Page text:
by Father Mark Goldasich
One of the consequences of the traditional Lenten disciplines of prayer, fasting and almsgiving is unexpected blessings.
As you know, I’m watching just one hour of TV a day during Lent. I’ve done very well with that, with the exception of a few “peeks” at March Madness games that “might” be on TVs where I “happen” to be. (OK, have I qualified that enough?)
Seriously, when I’ve been home at the rectory, I’ve actually watched less than one hour, because I zip through the commercials of the shows that I’ve recorded. Not seeing ads for what is the latest new-and-improved item has made me quite content with what I have. That’s one benefit I’ve seen this Lent.
The other benefit, though, is much more significant. Because I have just that one hour, it leaves no time for TV news. Somehow, not having that daily — or even more frequent — dose of reporting on fires, politicians’ posturing, commentary on the posturing, murders, assaults, accidents, etc., has given me a much calmer spirit. Taking a break from the endless drone of tragedy and what is often “non-news” is refreshing.
Fasting from this steady diet of misery and negativity has given me a wider — and much more accurate — perspective. In short, I’m rediscovering the virtue of hope. The following story shows some of what hope can do:
There was once a young girl named Mollie, who was hospitalized after be- ing hit by a car. Mollie’s legs had been badly broken and, though the doctors performed several surgeries, the little girl faced a strong possibility that she would never walk again.
She became depressed, uncooperative, and cried a great deal. She only seemed to perk up when the morning mail arrived. Most of her gifts were books, games, or stuffed animals — all appropriate items for a bedridden child.
One day, though, a different sort of gift came, this one from an aunt far away. When Mollie tore open the package, she found a pair of shiny, black patent-leather shoes inside. The nurses in the room mumbled something about “people who don’t use their heads,” but Mollie didn’t seem to hear them. She was too busy putting her hands in the shoes and “walking” them up and down her blanket.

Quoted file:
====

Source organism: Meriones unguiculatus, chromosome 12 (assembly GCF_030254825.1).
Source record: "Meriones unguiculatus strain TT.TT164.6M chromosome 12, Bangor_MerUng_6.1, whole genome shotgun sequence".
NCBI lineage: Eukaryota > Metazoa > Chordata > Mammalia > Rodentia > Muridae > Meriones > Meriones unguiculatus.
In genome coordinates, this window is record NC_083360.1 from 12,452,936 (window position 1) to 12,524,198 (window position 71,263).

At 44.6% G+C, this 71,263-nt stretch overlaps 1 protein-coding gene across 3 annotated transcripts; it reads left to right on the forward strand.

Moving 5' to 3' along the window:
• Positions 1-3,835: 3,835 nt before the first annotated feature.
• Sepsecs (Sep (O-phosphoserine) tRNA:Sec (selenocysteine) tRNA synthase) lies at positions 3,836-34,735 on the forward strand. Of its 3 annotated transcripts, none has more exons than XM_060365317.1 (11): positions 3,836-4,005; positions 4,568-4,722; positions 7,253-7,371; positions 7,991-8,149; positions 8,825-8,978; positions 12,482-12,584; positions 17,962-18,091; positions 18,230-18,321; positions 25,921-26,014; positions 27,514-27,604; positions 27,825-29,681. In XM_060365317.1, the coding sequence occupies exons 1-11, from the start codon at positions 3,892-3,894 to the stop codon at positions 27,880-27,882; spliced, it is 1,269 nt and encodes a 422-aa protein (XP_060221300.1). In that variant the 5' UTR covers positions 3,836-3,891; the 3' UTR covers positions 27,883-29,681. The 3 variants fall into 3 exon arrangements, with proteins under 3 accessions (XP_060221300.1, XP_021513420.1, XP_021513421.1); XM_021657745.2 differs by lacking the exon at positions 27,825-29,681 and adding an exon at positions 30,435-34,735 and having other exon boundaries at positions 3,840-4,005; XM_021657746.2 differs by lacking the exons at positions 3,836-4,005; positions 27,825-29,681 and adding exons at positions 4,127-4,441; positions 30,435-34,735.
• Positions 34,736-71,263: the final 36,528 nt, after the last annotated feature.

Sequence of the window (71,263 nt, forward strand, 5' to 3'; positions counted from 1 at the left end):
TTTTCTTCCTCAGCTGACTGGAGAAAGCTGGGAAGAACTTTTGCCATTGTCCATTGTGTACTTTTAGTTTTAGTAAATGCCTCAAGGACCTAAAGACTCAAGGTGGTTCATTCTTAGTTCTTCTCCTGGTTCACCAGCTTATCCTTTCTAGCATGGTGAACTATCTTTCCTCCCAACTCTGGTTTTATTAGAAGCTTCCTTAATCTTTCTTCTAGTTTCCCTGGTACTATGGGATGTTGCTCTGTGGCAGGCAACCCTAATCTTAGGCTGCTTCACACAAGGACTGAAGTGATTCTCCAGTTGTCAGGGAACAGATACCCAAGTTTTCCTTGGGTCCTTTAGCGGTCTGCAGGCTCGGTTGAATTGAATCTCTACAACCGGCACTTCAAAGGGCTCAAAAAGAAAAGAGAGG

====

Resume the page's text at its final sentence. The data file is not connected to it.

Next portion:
From that day on, her attitude changed. She began cooperating with the nursing staff, and soon she was in therapy. Eventually, Mollie left the hospital, walking on her own and wear- ing her shiny new shoes. (Adapted from “The Best News of All,” found in Medard Laz’s “Love Adds a Little Chocolate.”)
Yes, it’s amazing what hope can do: It transformed little Mollie’s world. What seemed bleak became manageable; what looked impossible became possible.
Many folks lately appear paralyzed by all of the problems in our world — both real and imaginary. I would prescribe a shot of hope. Start first by say- ing that “Act of Hope” that you probably learned as a kid. Remember it? “O my God, trusting in your infinite goodness and promises, I hope to obtain pardon of my sins, the help of your grace, and life everlasting through the merits of Jesus Christ, my Lord and Redeemer. Amen.”
Ask yourself these questions: Do I trust in God’s infinite goodness? Do I believe in God’s promises? Which attitudes or sins in my life smother hope — despair, rash judgment, prejudice, anger, inflexibility? Do I regularly ask for the help of God’s grace? All too often, we Christians forget that we’re to be a people of hope, messengers of the good news, a light shining brightly in the gloom.
No, we don’t ever want to ignore the suffering in the world — or right in our own backyard — but we’re convinced that those hurts are never the last word. We’re not just victims of some cruel fate, but people created in the image of a loving and caring God. To those beaten down by life, our faith propels us to be a helping hand, a hopeful word and a generous heart.
Treat yourself to a dose of hope in these final weeks of Lent: At least one day, don’t listen to the news on the TV, radio or computer and don’t watch reality or talk shows. Instead, just live in the world where you live.
You will probably be amazed at the many good and positive things you’ll see in yourself, your family, your neighbor- hood and your parish . . . when you
take the time to see. Let the new life of spring that is erupting everywhere, lift you from the doldrums of despair or resignation, so you can, in turn, lift the spirits of those you encounter.
Hey, what are you waiting for? “Hope” to it!